CBSV helps to verify the name of the SSN (Social Security Number) holder, their DOB (Date Of Birth) as well as an SSN match to SSA’s records. With CBSV, they will provide either a “Yes” or “No” indicator. In the case that the person being verified through the CBSV is deceased, CBSV will give a death indicator.

What Kinds of Fees may be involved when using CBSV?

In 2018, the Social Security Administration requires a one-time 5 thousand dollar fee for enrollment by companies as well as a fee every time there is a per-SSN verification transaction.

How Does CBSV Work With DHS I-9’s?

When discussing the Department Of Homeland Security’s I-9’s, CBSV does not identify citizenship, identity, eligibility of employment, or connect with the Department of Homeland Security system.

What Kind Of Identification Does My Company Need To Enroll In CBSV?

A business entity must have an Employer Identification Number, or EIN to enroll in SSA’s CBSV program. You can contact the IRS about getting an EIN. However, the Social Security Administration has the discretion to close enrollment for a business entity and suspend CBSV services at any time.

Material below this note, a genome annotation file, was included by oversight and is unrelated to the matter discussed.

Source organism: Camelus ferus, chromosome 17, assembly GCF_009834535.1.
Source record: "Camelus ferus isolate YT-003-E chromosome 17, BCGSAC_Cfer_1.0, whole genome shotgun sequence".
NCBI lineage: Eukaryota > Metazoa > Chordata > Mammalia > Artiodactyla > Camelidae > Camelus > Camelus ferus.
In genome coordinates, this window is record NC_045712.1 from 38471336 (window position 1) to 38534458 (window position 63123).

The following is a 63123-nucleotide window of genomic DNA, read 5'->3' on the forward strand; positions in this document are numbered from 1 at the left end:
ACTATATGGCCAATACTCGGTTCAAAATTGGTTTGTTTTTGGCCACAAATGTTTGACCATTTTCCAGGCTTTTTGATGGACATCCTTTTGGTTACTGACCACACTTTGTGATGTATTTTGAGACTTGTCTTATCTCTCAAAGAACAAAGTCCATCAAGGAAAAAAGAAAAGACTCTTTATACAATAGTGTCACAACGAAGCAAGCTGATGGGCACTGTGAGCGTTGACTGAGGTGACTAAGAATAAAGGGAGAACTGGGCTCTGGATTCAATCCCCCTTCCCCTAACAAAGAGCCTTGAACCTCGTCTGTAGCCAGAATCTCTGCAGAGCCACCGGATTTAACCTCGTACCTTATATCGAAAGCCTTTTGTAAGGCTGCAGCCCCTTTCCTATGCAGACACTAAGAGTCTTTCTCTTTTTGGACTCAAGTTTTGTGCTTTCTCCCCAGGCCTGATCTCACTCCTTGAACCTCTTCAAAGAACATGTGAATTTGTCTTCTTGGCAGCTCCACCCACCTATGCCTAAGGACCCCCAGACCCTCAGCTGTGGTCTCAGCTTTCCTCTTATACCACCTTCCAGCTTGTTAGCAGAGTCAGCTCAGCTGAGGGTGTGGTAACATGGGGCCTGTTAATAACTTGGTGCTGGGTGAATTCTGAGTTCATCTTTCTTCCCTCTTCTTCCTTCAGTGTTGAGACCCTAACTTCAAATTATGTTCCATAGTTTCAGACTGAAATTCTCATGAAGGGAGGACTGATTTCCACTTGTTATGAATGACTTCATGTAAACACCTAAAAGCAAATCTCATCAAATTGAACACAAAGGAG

Who Can Interested Parties Contact If They Have Any Questions About CBSV?

For those interest parties who want to learn more about CBSV, they can email their questions to ssa.cbsv@ssa.gov.

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How would I know if someone stole my identity?

How would I know if someone stole my identity

Once an identity thief has your personal information, he or she can run wild with it. By recognizing the signs of identity theft, you can take immediate action to protect yourself from any further financial damage or harm to your reputation. Keep these top warning signs in mind as you safeguard your personal and confidential information.

Unusual Account Activity 

An identity thief might start to use your credit or debit card information to make cash withdrawals or purchase goods. You might log into your account and discover mysterious debits or charges at places you do not patronize. You might find that your shipping address has been changed to some other address. You may stop receiving mail related to your longstanding credit cards or bank accounts.

Accounts You Do Not Recognize 

Once an identity thief has your personal information, he or she could use it to open new accounts in your name. You can find this by checking your credit report. You might also notice new mailings about credit cards or lines of credit that you never applied for. Debt collectors might start to call you for accounts you never knew about.